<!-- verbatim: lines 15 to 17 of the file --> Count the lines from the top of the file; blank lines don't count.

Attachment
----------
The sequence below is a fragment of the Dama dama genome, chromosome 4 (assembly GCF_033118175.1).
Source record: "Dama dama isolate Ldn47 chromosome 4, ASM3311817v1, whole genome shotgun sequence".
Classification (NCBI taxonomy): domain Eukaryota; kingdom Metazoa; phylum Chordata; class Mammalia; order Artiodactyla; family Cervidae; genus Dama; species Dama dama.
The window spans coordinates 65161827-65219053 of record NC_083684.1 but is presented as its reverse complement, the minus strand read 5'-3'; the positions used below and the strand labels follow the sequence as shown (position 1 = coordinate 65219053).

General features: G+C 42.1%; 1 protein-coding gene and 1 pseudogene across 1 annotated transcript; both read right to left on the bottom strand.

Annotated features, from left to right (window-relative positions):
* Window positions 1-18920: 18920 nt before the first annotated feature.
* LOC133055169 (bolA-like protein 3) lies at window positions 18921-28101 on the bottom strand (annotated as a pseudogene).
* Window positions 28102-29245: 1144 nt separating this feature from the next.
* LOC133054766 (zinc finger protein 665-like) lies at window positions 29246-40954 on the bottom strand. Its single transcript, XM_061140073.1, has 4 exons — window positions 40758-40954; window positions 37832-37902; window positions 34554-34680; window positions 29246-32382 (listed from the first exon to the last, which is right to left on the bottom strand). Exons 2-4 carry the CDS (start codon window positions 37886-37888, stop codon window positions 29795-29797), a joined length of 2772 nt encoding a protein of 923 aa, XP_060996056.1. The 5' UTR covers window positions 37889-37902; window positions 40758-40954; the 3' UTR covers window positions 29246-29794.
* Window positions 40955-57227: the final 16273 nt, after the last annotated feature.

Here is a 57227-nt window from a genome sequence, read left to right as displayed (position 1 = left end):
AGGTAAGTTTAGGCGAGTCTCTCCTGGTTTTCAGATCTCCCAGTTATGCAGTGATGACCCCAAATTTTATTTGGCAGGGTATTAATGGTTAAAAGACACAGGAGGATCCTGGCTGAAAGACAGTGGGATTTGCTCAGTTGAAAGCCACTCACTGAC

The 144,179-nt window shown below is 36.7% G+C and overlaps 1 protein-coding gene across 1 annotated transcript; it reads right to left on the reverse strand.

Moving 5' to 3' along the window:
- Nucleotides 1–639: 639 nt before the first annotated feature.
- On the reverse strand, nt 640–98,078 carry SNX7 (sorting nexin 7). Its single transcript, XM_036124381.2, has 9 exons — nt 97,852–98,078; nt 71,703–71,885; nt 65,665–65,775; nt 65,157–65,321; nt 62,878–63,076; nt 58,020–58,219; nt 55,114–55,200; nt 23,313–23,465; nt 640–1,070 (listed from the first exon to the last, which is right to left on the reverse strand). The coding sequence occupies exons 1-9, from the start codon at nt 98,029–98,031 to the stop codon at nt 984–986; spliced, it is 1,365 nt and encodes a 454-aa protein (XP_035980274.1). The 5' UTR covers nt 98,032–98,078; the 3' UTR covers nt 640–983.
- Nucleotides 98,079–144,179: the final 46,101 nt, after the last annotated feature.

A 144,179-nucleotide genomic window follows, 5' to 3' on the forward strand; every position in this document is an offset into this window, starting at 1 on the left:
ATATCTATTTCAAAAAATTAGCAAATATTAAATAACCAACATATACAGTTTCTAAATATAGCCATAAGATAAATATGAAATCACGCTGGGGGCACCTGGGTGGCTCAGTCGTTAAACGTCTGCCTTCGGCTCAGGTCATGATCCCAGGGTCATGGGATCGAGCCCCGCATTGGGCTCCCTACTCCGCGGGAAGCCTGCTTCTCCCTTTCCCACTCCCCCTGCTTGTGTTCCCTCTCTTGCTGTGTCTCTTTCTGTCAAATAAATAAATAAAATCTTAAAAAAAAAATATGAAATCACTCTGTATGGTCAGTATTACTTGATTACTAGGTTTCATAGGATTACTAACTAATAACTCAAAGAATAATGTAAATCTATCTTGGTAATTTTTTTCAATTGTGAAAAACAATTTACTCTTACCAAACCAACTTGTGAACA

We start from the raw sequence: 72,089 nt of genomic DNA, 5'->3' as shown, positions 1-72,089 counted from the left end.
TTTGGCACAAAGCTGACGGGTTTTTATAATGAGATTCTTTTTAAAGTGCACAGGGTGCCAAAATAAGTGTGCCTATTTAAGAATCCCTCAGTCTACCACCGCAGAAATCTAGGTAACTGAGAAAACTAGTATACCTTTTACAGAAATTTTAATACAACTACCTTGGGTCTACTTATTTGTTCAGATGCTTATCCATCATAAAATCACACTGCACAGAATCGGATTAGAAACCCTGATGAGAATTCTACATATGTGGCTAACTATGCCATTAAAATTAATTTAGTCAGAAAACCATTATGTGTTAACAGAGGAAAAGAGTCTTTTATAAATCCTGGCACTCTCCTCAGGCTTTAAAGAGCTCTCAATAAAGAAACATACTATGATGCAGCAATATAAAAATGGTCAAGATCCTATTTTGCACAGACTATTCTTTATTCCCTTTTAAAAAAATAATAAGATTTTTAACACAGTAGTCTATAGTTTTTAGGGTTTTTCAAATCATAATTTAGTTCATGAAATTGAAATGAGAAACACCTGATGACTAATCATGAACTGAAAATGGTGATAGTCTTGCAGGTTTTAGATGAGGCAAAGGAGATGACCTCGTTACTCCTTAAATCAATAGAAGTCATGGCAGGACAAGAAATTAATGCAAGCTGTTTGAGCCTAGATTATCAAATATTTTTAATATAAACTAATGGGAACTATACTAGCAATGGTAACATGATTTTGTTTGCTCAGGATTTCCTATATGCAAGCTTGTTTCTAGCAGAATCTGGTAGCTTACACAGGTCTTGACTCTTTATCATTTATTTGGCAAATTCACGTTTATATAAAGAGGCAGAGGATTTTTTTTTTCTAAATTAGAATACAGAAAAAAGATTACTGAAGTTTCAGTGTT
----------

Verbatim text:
Moving 5' to 3' along the window:
- Nucleotides 1–639: 639 nt before the first annotated feature.
- On the reverse strand, nt 640–98,078 carry SNX7 (sorting nexin 7). Its single transcript, XM_036124381.2, has 9 exons — nt 97,852–98,078; nt 71,703–71,885; nt 65,665–65,775; nt 65,157–65,321; nt 62,878–63,076; nt 58,020–58,219; nt 55,114–55,200; nt 23,313–23,465; nt 640–1,070 (listed from the first exon to the last, which is right to left on the reverse strand). The coding sequence occupies exons 1-9, from the start codon at nt 98,029–98,031 to the stop codon at nt 984–986; spliced, it is 1,365 nt and encodes a 454-aa protein (XP_035980274.1). The 5' UTR covers nt 98,032–98,078; the 3' UTR covers nt 640–983.